The following is a lecture I delivered to a local congregation on the subject of the establishment and application of law in society.

As Christians our mission is to be self-conscious and comprehensive in our commitment to Christ. Being so, it behoves us to examine what points our powerful, wise, and good Creator has decreed in the realm of civil law for our conformity. Hence the early practice of Election Sermons and Political Sermons in the Chruch. As early as 1633 sermons were printed at government expense and distributed throughout New England on Election day to inform the local Christian assembly on which votes would preserve and perfect the Christian society of America that particular election year. (Today, such partisanship would be a nearly illegal practice for any registered Church or Charitable association in Canada.) With regards to Election Sermons Dr. Joseph Morecract lll commentated, “It was the earnest prayer of the Seventeenth and Eighteenth Century preachers of the gospel that through the preaching and teaching of the Holy Bible God would create, preserve and perfect a genuinely Christian and thoroughly Biblical social, moral and political order in America for the glory of God.” This observation could not be illustrated more poignantly than in David Greg’s Election Sermon from 1896. “As patriotic Christians there is only one cry in our souls, and that is, ‘America for Christ! Christ for America!’ I mean to push this motto; I push it on three grounds: for America’s sake, for the world’s sake, for Christ’s sake.” In the early days of our own nation, the pulpit was a powerful instrument in society for good, as it was the depositor of the pure doctrines of Scripture. Within the past century and to this day it has also been employed as a force of evil, proclaiming the doctrines of man. The state of the Christian religion in our nation faces the same inditement stated by the prophet Hosea, “My people die for a lack of knowledge.” This includes a lack of knowledge in the discipline of law. It lies upon the preachers and the patriarchs in this present famine of doctrine to fearlessly proclaim the whole counsel of God for the whole life for the whole nation.


Furthermore is is our obligation as Christian citizens to be cognizant of our nation’s laws. With the printing in 1771 of “Commentaries on the Laws of England” by history’s foremost jurist, Sir Lord William Blackstone, citizens of the English Commonwealth from every social class became educated on England’s Common Law. Blackstone’s was the first methodical treatise on law suitable for the laity readership since the middle ages. Blackstone’s work birthed a social reformation in the lay English like unto Calvin’s Institutes. Blackstone wrote, “I think it an undeniable position, that a competent knowledge of the laws of that society, in which we live, as the proper accomplishment of every gentleman and scholar; and highly useful, I had almost said essential part of liberal and polite education.” Such advice sounds alien to our culture where the education of law has been next to abandoned. It is a pitiful thing when a nation’s citizens are ignorant and dispassionate of their nation’s laws, never mind when Christian citizens are.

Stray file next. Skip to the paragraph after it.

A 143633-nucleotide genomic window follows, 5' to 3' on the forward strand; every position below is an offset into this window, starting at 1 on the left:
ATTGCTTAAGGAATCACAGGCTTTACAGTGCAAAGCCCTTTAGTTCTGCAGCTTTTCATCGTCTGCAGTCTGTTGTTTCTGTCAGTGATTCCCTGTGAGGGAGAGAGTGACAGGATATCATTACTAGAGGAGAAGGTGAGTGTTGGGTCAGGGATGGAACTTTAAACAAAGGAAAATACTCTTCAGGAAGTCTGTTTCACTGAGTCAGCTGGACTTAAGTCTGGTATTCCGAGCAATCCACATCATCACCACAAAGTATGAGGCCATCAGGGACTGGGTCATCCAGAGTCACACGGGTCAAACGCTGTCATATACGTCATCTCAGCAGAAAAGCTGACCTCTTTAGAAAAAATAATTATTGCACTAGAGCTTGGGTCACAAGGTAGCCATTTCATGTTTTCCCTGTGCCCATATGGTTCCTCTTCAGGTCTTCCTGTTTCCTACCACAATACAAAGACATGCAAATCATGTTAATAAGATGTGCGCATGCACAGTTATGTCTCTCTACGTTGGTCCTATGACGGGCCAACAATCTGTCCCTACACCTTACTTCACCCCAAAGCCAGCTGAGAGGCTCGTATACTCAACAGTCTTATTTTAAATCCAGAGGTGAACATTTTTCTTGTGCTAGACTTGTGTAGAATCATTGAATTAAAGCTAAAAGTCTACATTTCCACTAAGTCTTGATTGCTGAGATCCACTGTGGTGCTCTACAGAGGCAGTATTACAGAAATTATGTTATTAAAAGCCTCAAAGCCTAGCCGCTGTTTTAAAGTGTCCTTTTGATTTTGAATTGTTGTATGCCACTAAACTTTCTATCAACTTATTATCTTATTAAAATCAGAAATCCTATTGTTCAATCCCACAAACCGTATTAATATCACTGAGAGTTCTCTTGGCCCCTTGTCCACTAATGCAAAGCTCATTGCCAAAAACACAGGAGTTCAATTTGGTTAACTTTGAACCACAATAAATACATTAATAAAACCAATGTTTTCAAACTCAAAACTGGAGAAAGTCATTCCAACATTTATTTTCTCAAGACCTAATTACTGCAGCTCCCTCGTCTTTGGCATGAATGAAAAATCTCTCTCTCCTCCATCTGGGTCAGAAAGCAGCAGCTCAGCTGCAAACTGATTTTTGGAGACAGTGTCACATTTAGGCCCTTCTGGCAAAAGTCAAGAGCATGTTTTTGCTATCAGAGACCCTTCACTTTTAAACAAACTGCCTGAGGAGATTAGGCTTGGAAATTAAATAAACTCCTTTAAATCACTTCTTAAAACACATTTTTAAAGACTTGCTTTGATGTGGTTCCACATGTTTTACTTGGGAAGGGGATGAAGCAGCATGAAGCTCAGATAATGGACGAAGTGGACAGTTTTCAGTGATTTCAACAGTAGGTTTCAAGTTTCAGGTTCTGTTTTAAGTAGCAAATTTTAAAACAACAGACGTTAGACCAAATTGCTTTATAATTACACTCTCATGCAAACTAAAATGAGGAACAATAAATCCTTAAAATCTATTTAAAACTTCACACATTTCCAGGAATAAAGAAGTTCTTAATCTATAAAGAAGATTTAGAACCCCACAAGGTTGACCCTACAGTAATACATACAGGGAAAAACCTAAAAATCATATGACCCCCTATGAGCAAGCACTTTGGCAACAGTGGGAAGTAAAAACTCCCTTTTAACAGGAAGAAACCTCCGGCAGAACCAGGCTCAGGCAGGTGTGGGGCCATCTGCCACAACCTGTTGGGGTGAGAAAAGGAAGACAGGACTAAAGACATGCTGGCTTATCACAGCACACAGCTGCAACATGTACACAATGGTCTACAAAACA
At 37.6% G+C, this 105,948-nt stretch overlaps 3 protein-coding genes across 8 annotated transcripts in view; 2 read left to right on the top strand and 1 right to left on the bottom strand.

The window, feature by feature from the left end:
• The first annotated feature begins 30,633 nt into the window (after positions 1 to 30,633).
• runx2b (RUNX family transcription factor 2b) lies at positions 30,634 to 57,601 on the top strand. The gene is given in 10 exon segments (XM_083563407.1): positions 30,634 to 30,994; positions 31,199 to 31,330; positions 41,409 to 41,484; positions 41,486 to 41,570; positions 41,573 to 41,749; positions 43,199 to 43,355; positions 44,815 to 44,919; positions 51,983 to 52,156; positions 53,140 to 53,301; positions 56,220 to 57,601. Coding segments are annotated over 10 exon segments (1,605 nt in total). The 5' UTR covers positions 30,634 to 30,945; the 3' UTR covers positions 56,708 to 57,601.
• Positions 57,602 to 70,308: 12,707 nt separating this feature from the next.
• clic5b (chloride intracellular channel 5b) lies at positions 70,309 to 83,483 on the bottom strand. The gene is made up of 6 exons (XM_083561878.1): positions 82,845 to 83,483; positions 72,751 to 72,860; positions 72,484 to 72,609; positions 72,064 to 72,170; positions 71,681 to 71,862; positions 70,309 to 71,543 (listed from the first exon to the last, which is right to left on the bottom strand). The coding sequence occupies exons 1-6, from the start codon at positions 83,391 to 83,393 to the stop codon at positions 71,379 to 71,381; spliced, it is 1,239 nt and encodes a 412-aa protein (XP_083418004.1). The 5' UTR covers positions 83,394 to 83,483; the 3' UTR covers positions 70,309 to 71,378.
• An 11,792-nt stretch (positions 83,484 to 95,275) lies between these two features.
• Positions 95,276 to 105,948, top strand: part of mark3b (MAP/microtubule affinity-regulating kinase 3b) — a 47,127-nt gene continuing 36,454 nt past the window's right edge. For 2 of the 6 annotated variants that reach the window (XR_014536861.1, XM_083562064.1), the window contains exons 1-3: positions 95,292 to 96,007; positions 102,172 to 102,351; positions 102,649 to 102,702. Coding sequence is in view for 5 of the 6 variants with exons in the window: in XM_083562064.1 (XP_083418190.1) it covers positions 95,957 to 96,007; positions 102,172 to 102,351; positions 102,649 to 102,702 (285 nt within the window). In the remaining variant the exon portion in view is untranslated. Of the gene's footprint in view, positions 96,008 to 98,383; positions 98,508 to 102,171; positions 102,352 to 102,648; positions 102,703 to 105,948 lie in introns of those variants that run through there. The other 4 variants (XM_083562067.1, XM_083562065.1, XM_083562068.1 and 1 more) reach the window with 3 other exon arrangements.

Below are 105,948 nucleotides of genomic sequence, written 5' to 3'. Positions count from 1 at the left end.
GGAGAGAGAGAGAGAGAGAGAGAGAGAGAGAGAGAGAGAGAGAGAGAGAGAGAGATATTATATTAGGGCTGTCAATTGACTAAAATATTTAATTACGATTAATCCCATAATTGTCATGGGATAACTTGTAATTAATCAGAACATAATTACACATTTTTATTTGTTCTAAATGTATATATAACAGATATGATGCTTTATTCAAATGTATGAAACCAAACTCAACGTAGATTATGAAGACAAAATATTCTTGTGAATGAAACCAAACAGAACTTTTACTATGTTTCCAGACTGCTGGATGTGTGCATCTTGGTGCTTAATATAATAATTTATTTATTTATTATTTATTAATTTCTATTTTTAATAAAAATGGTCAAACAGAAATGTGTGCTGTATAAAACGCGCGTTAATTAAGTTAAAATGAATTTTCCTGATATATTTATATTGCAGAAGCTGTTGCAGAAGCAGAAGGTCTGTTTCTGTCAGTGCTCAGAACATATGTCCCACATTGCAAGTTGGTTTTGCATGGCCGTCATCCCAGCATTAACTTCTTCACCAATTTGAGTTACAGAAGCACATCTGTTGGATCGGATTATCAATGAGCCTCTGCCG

Law was a crucial facet in Christian and citizen education. Reverend Jasper Adams, for instance, delivered a Political Sermon entitled, “The Relation of Christianity to Civil Government in the United States” in 1833 at St. Michael’s Church in Charleston, South Carolina. As stated previously, Blackstone wrote the first works on law since the Middle Ages for the English laity in 1771. Yet, beyond these great examples and men in history, is the record in Scripture declaring the importance of God’s people acknowledging God’s law for His nation. Such is the overriding purpose of the first five books of Scripture. The repeated cry from Moses and Joshua of “Hear,  O Israel” as they expounded the laws of God for the rule of nations indisputably shows to us the place and importance of Christian Citizens being competent on the establishment and application of law. Despite the example of Church history, Western Civilization’s history, and Scripture’s prioritizing of the knowledge of law, Western Christian citizens today are next to incompetent in this sphere. Once again, it lies upon the preachers and the Christian patriarchs in to proclaim fearlessly the whole counsel of God for the whole life for the whole nation.


The simplest, yet most profound question we could commence with would be an inquiry into what precisely law is. Blackstone in his Commentaries on the Laws of England wrote, “Law, in it’s most general and comprehensive sense, signifies a rule of action.” This qualifies for any action indiscriminately. We have laws of physics, chemistry, logic, as well as nature and nations. Each of these rational, physical, or meta-physical spheres have rules of action which we call laws. Whether it be the scientific law of gravitation or the jurisprudent law of Gavelkind (An inheritance law in parts of England) each sphere has its rules of action.


Before we inquire into the origins of law we first must observe the presuppositions regarding the nature of law. Since law is indeed defined as a rule of action, laws are thus established in society to rule the actions of men in accordance to an explicit moral concept. Douglas Phillips Esquire stated, “All law is either explicitly moral in nature or procedural to a moral concept.”

Law, ruling the action of men, is an imposition of morality, and morals are the principles of a religious order. R.J. Rushdoony commentated in Volume One of “The Institutes of Biblical Law”, “Because law governs man and society, because it establishes and declares the meaning of justice and righteousness, law is inescapably religious.” There is no more such a thing as a religiously neutral law than a morally neutral law. Thus, all law is by nature moral and all law is by nature religious.